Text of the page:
The dog days of NFL training camps are giving way to the preseason slate of games that give fans their football fix until Labor Day rolls around and things really get serious.
The exhibition games might be meaningless in the standings, but they're the best gauge for coaches and general managers to determine which 1,696 players will survive roster cut downs to 53. Reputations of players and scouting departments alike are on the line this month.
There are plenty of changes that will take some getting used to: Peyton Manning swapping the horse shoe on his helmet for the horse head, Tim Tebow taking his buffed body and powerful but imprecise arm from the Rocky Mountains to the Big Apple. Chad Ochocinco changed his name back to Johnson, although he didn't change his ways. His foul mouth even drew coach Joe Philbin's attention during the opening episode of HBO's "Hard Knocks."
And seven teams switched coaches, plus Sean Payton has been banished for the 2012 season by commissioner Roger Goodell over the New Orleans Saints' bounty program.
Let's examine six of the top questions that will be answered in the preseason:
WILL PEYTON MANNING RETURN TO FORM?
The Denver Broncos won the biggest free-agent prize by landing the 11-time Pro Bowl QB who missed all of last season following neck surgery. He's shown no ill effects of the nerve injury that weakened his throwing arm. His strength is back and he's deciphering defenses and making the right reads like he always did. And his timing with his new targets gets better every day, thanks in part to Brandon Stokley and Jacob Tamme, old friends from Indy. The question is how he'll handle that first big blast, and he insists he'll be able to bounce right back up. If not, all bets are off because the backups are Caleb Hanie and rookie Brock Osweiler.
WILL TIM TEBOW PLAY SECOND FIDDLE ON BROADWAY?
Tebow could have gone to his hometown of Jacksonville and been a fan favorite while quietly working out the kinks in his throwing motion and his messy footwork that resulted in a 46 percent completion rate in Denver last year — 40 percent in the playoffs. But he wanted the bright lights of Broadway and asked John Elway to send him to the Jets instead. He got his wish. Now, we'll see if he can coexist with Mark Sanchez and handle New York's famously demanding fan base. Tebow's drawn more cheers for running shirtless in the rain than for running with the football so far. The Jets could have the makings of a mess on their hands if this doesn't play out like they hope.
WILL THE SAINTS SUCCEED DESPITE THE BOUNTY SUSPENSIONS?
Roger Goodell handed out his harshest penalties in connection with the NFL's bounty investigation of the Saints to Payton and linebacker Jonathan Vilma, banishing both for the season. Starting in Vilma's middle linebacker spot is Curtis Lofton. Filling in for Payton is assistant head coach Joe Vitt, who himself will be suspended until the Saints' Week 8 visit to Denver. Even though Payton is gone, his presence looms over the Saints: a massive mural of Payton's piercing pursed-lip, squinted-eye glare was quietly hung in the team's indoor field this summer. The mural also includes the phrase, "Do your job," which has become the unofficial motto of the club ever since Payton delivered those parting words before starting his season-long suspension.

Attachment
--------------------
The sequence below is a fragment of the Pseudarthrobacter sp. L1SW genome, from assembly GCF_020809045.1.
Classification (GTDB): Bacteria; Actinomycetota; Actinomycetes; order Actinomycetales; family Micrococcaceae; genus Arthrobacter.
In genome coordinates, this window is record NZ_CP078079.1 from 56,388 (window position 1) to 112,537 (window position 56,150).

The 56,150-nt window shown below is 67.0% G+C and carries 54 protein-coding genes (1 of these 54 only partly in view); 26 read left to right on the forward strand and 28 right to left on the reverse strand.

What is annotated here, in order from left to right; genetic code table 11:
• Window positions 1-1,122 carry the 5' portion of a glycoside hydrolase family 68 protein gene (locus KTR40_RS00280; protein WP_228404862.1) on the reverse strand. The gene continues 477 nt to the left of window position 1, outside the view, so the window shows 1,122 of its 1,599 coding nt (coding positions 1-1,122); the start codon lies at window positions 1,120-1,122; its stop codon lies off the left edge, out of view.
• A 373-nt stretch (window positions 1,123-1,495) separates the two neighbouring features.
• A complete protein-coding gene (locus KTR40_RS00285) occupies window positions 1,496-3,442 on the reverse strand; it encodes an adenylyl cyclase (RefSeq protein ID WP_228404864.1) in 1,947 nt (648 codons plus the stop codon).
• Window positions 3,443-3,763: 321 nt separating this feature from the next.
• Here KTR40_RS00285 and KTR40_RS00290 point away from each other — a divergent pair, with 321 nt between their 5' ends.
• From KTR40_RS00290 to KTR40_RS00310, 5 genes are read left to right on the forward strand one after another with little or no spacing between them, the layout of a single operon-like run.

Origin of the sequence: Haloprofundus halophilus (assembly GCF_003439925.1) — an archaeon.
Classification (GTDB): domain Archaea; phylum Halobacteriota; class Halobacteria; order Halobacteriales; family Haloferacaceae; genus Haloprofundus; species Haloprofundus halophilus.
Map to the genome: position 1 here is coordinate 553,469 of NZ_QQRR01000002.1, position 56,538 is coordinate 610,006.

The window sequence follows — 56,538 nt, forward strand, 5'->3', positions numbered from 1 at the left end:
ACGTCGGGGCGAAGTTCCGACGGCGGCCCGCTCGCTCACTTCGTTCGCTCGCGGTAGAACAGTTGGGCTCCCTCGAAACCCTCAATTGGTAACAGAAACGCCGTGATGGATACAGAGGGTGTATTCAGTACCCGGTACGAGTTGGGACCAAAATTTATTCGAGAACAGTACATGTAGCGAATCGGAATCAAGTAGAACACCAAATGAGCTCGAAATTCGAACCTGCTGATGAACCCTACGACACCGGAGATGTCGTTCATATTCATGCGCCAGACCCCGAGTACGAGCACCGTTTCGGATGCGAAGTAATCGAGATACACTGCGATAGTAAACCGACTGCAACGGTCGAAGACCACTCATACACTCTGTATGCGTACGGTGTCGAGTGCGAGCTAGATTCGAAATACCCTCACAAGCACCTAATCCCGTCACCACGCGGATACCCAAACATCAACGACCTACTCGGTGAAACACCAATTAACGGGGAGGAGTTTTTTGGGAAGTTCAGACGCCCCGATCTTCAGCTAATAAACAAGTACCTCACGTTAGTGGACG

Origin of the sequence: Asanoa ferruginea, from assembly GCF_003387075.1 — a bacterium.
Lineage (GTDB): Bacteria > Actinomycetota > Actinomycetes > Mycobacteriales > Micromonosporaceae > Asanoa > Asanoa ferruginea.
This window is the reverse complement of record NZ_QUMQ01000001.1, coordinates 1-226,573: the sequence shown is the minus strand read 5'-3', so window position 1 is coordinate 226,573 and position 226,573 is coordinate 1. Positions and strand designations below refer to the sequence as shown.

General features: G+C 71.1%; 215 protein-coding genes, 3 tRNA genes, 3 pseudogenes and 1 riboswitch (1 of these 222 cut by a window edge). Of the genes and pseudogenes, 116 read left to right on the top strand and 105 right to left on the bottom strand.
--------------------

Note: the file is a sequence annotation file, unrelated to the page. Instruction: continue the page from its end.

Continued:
HOW WILL THE REPLACEMENT REFS DO?
The NFL locked out players last year and officials this year. Usually, the crews tour training camps and teach teams about the new rules. This summer, they're the ones doing the learning. A few wrong calls and they'll certainly hear the cries of "Scab!" from fans and maybe players. Broncos safety David Bruton said: "Nobody wants to get locked out, nobody wants to see anybody get locked out. Everybody wants to see people earn what they're rightfully supposed to be getting or get better work conditions. And players got that. So, I see a parallel in that sense. But these guys, they're coming up from the college level. They see high competition, so it's not like we're going from elementary school referees to NFL referees."
HOW WILL THE CUTLER-MARSHALL REUNION GO?
Jay Cutler and Brandon Marshall are together again. The duo was one of the NFL's most potent connections while they were in Denver. Marshall surpassed 100 receptions and 1,250 yards in each of his two seasons in Denver when Cutler was the primary starter. Neither one got along with former Broncos coach Josh McDaniels and got traded, Cutler in 2009 to the Bears and Marshall a year later to Miami. The Bears acquired the Pro Bowl receiver in the offseason, sending two third-round draft picks to the Dolphins to obtain the No. 1 target they have been lacking for years. The Bears will have to protect the quarterback better, however, if this reunion will be successful.
HOW WILL THE ROOKIE QUARTERBACKS COME OUT OF THE BLOCKS?
For the first time since the 1970 NFL-AFL merger, there could be three rookie starting QBs when the season begins next month. Cam Newton put up outstanding numbers as a rookie in Carolina last year and several more are hoping to make an immediate impact this season, starting with Andrew Luck in Indianapolis. The Stanford star was the top pick in the draft. Two other teams have already entrusted their offenses to rookies: the Washington Redskins with Robert Griffin III and the Cleveland Browns with Brandon Weeden, a 28-year-old former minor league baseball player. Will Miami's Ryan Tannehill make it four? He'll have to beat out veterans David Garrard and Matt Moore.
We'll start to get the answers to all these questions this week.
Follow AP Pro Football Writer Arnie Stapleton on Twitter: http://twitter.com/arniestapleton
Online: http://bigstory.ap.org/NFL-Pro32 and http://twitter.com/AP_NFL